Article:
Queen lying in state at Westminster Hall: how to visit, guidelines explained - how long will queues be?

The Government has warned that the long line of people waiting to pay their respects to the late monarch is expected to stretch through central London

Queues to see the Queen’s lying in state could last 12 hours and stretch for miles, with mourners warned to be prepared to stand for many hours through the night.

The public will be able to pay their respects to the late monarch’s coffin in London’s Westminster Hall 24 hours a day from 5pm on Wednesday 14 September until 6.30am on the day of the funeral, Monday 19 September.

The Government has stressed that the queue will continuously move, with little chance to rest or sit down, and the very long line of those waiting is expected to stretch through central London.

Hundreds of thousands of people are expected to flock to the capital for the once-in-a-lifetime proceedings.

The Government has set out guidelines for those who are preparing to visit London to pay their respects, including how people should behave and what they should wear.

What are the Government’s guidelines?

The Government has urged people to “dress appropriately for the occasion to pay your respects”, banning clothes “with political or offensive slogans”.

Guidance states: “Please respect the dignity of this event and behave appropriately.

“You should remain silent while inside the Palace of Westminster.”

Queue-jumpers and anyone who is drunk will be booted out of the queue by stewards and police patrolling the lines.

Visitors will also face airport-style security checks, with tight restrictions on what can be taken in.

The guidance adds: “Please note that the queue is expected to be very long.

“You will need to stand for many hours, possibly overnight, with very little opportunity to sit down, as the queue will keep moving.”

Members of the public are also asked to think carefully about whether to take children with them.

Flowers, tributes, candles, flags, photos, hampers, sleeping bags, blankets, folding chairs and camping equipment are all banned, and flowers should only be taken to the dedicated area in Green Park.

Only one small bag with a simple opening or zip is permitted per person.

Details of the route for the lying-in-state queue will be published at 10pm on Tuesday 13 September, with full guidance on the Government website.

The queue may close early to ensure as many visitors as possible can enter before the lying-in-state period comes to an end.

What are you allowed to bring?

Official guidance suggests that people should bring suitable clothing for the weather, food and drinks to have while queueing, a portable power bank for their mobile phone and any essential medication.

Only bags smaller than 40cm x 30cm x 20cm will be allowed into the hall. Larger bags can be left at the bag drop facility, but capacity is limited and it may be full - waiting for a space will increase people’s queuing time.

Flasks or water bottles, except clear water bottles which must be emptied of their contents before the security search point, are prohibited inside, as are weapons, whistles, smoke canisters and air-horns and other such items.

Government guidance says people should not film, photograph, use mobile phones or other handheld devices in the security search area or within the Palace of Westminster.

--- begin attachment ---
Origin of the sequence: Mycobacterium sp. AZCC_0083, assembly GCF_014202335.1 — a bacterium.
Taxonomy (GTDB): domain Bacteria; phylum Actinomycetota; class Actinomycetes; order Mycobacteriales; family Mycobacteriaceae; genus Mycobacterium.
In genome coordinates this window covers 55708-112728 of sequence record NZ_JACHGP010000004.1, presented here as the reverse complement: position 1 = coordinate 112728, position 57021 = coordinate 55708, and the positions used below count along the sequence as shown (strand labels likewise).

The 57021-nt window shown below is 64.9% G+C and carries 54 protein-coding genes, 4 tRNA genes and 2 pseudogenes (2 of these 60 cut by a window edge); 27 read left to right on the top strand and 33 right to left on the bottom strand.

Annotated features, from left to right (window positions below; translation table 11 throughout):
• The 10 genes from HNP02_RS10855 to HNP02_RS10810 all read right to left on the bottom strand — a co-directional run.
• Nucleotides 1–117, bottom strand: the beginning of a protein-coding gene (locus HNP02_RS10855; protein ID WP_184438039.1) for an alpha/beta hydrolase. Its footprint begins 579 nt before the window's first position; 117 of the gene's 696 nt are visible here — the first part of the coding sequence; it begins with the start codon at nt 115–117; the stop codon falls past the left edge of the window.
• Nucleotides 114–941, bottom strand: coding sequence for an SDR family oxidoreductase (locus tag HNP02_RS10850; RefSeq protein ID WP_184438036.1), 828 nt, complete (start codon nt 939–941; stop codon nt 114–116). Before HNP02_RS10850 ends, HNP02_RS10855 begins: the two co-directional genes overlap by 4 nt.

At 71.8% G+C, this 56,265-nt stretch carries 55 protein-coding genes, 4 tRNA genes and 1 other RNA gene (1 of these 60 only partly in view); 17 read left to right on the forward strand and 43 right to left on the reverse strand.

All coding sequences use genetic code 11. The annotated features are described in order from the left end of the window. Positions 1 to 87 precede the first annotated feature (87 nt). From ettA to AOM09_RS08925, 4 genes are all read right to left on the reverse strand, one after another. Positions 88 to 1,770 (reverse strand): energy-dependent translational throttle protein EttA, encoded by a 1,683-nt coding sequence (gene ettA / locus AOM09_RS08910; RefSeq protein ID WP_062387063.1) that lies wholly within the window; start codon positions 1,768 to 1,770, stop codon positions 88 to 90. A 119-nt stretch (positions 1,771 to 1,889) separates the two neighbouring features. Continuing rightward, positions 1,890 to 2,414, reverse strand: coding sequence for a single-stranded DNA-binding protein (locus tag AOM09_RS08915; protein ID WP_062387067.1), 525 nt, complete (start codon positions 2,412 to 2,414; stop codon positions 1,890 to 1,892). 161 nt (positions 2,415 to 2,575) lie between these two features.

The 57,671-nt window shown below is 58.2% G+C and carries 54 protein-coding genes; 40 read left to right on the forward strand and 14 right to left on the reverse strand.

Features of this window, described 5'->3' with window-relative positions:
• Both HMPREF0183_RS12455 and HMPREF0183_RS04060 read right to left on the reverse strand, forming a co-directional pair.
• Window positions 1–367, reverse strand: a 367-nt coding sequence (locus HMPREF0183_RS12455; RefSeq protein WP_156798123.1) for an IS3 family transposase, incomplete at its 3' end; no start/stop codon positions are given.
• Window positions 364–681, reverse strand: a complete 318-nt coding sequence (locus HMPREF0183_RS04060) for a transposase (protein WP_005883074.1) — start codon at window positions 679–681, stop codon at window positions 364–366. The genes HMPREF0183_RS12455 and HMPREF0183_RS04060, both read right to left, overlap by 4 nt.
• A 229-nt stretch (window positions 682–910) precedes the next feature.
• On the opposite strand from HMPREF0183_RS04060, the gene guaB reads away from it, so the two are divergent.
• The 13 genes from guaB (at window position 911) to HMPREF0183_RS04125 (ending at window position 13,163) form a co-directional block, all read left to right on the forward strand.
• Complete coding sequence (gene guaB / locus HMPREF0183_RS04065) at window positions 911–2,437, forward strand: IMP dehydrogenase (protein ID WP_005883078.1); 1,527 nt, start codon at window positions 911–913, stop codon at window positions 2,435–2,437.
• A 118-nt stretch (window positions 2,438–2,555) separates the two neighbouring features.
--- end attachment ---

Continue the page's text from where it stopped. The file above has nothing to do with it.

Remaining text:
What can people expect to see?

The Queen’s closed coffin will rest on a raised platform, called a catafalque, in the ancient Westminster Hall in the Palace of Westminster.

It will be draped in the Royal Standard with the Orb and Sceptre placed on top.

A priceless crown and other regalia are traditionally placed on top of a sovereign’s coffin.

The Queen’s coffin will be guarded around the clock by a vigil of units from the Sovereign’s Bodyguard, the Household Division, or Yeoman Warders of the Tower of London.

It is likely that the Queen’s children or even grandchildren will honour her with a vigil and join the guard over the coffin at some point – a tradition which has been called the Vigil of the Princes.

Should the Princess Royal stand guard for the Queen, she will be the first female member of the royal family to do so.

What has been said about London traffic?

Whitehall chiefs in charge of logistics for the historic five-night vigil have estimated mourner numbers could be close to that which turned up to view Pope John Paul II, according to The Sun.

A million mourners filed past the late pope when he lay in state in Rome in 2005.

The Rail Delivery Group has warned those wanting to travel to Westminster Hall to expect services to London and all of its stations to be “extremely busy”.

The rail operator’s customer information director told the BBC people needed to plan carefully and allow plenty of time if planning to travel during the official mourning period.

Transport for London also warned that roads and public transport in central London will be very busy and has advised travellers to allow “plenty of extra time” for their journeys and to avoid driving where possible.

Andy Byford, London’s Transport Commissioner, told the BBC: “We are working with our partners to keep our city moving smoothly and to ensure that everyone who is planning to attend the memorial events can do so safely.”

Where can you watch the procession in London?

The ceremonial procession of the coffin to Westminster Hall will travel via Queen’s Gardens, The Mall, Horse Guards and Horse Guards Arch, Whitehall, Parliament Street, Parliament Square and New Palace Yard.

Members of the public can watch the procession at the ceremonial viewing areas along the processional route, or at a screening site in Hyde Park.

Viewing areas and the Hyde Park site will open at 11am on Wednesday and people will be admitted in order of arrival time.